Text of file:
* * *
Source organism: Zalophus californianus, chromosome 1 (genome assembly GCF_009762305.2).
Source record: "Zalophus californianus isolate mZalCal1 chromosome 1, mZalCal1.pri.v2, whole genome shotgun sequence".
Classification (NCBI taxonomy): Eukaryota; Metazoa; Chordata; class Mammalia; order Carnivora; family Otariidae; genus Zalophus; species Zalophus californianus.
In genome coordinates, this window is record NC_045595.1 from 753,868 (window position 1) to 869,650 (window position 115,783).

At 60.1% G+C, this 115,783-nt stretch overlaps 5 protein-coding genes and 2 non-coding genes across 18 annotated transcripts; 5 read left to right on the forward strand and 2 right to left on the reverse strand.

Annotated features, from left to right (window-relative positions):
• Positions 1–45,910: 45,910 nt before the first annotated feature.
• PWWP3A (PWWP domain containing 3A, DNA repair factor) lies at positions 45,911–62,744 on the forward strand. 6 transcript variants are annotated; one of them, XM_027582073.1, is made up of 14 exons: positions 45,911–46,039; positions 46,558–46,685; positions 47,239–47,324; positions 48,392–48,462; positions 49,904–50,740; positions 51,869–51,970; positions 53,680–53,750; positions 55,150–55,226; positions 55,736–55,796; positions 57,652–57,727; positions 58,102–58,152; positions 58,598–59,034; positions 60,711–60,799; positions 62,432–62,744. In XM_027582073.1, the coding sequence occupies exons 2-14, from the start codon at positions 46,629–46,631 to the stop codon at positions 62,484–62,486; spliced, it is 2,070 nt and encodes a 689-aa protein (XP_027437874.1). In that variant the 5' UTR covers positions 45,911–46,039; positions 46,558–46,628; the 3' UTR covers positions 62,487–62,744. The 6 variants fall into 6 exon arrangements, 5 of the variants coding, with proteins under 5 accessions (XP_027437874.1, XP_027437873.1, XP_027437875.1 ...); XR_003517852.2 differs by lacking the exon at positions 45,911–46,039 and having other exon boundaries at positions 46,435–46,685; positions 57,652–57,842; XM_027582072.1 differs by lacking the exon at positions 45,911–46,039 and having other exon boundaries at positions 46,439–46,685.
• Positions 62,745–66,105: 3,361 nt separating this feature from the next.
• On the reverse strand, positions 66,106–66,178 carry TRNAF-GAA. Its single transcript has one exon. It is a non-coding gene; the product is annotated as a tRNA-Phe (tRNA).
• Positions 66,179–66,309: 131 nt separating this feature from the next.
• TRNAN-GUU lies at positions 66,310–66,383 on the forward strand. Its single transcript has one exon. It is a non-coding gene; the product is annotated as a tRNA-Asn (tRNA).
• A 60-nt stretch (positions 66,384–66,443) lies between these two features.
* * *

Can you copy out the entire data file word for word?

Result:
Source organism: Zalophus californianus, chromosome 1 (genome assembly GCF_009762305.2).
Source record: "Zalophus californianus isolate mZalCal1 chromosome 1, mZalCal1.pri.v2, whole genome shotgun sequence".
Classification (NCBI taxonomy): Eukaryota; Metazoa; Chordata; class Mammalia; order Carnivora; family Otariidae; genus Zalophus; species Zalophus californianus.
In genome coordinates, this window is record NC_045595.1 from 753,868 (window position 1) to 869,650 (window position 115,783).

At 60.1% G+C, this 115,783-nt stretch overlaps 5 protein-coding genes and 2 non-coding genes across 18 annotated transcripts; 5 read left to right on the forward strand and 2 right to left on the reverse strand.

Annotated features, from left to right (window-relative positions):
• Positions 1–45,910: 45,910 nt before the first annotated feature.
• PWWP3A (PWWP domain containing 3A, DNA repair factor) lies at positions 45,911–62,744 on the forward strand. 6 transcript variants are annotated; one of them, XM_027582073.1, is made up of 14 exons: positions 45,911–46,039; positions 46,558–46,685; positions 47,239–47,324; positions 48,392–48,462; positions 49,904–50,740; positions 51,869–51,970; positions 53,680–53,750; positions 55,150–55,226; positions 55,736–55,796; positions 57,652–57,727; positions 58,102–58,152; positions 58,598–59,034; positions 60,711–60,799; positions 62,432–62,744. In XM_027582073.1, the coding sequence occupies exons 2-14, from the start codon at positions 46,629–46,631 to the stop codon at positions 62,484–62,486; spliced, it is 2,070 nt and encodes a 689-aa protein (XP_027437874.1). In that variant the 5' UTR covers positions 45,911–46,039; positions 46,558–46,628; the 3' UTR covers positions 62,487–62,744. The 6 variants fall into 6 exon arrangements, 5 of the variants coding, with proteins under 5 accessions (XP_027437874.1, XP_027437873.1, XP_027437875.1 ...); XR_003517852.2 differs by lacking the exon at positions 45,911–46,039 and having other exon boundaries at positions 46,435–46,685; positions 57,652–57,842; XM_027582072.1 differs by lacking the exon at positions 45,911–46,039 and having other exon boundaries at positions 46,439–46,685.
• Positions 62,745–66,105: 3,361 nt separating this feature from the next.
• On the reverse strand, positions 66,106–66,178 carry TRNAF-GAA. Its single transcript has one exon. It is a non-coding gene; the product is annotated as a tRNA-Phe (tRNA).
• Positions 66,179–66,309: 131 nt separating this feature from the next.
• TRNAN-GUU lies at positions 66,310–66,383 on the forward strand. Its single transcript has one exon. It is a non-coding gene; the product is annotated as a tRNA-Asn (tRNA).
• A 60-nt stretch (positions 66,384–66,443) lies between these two features.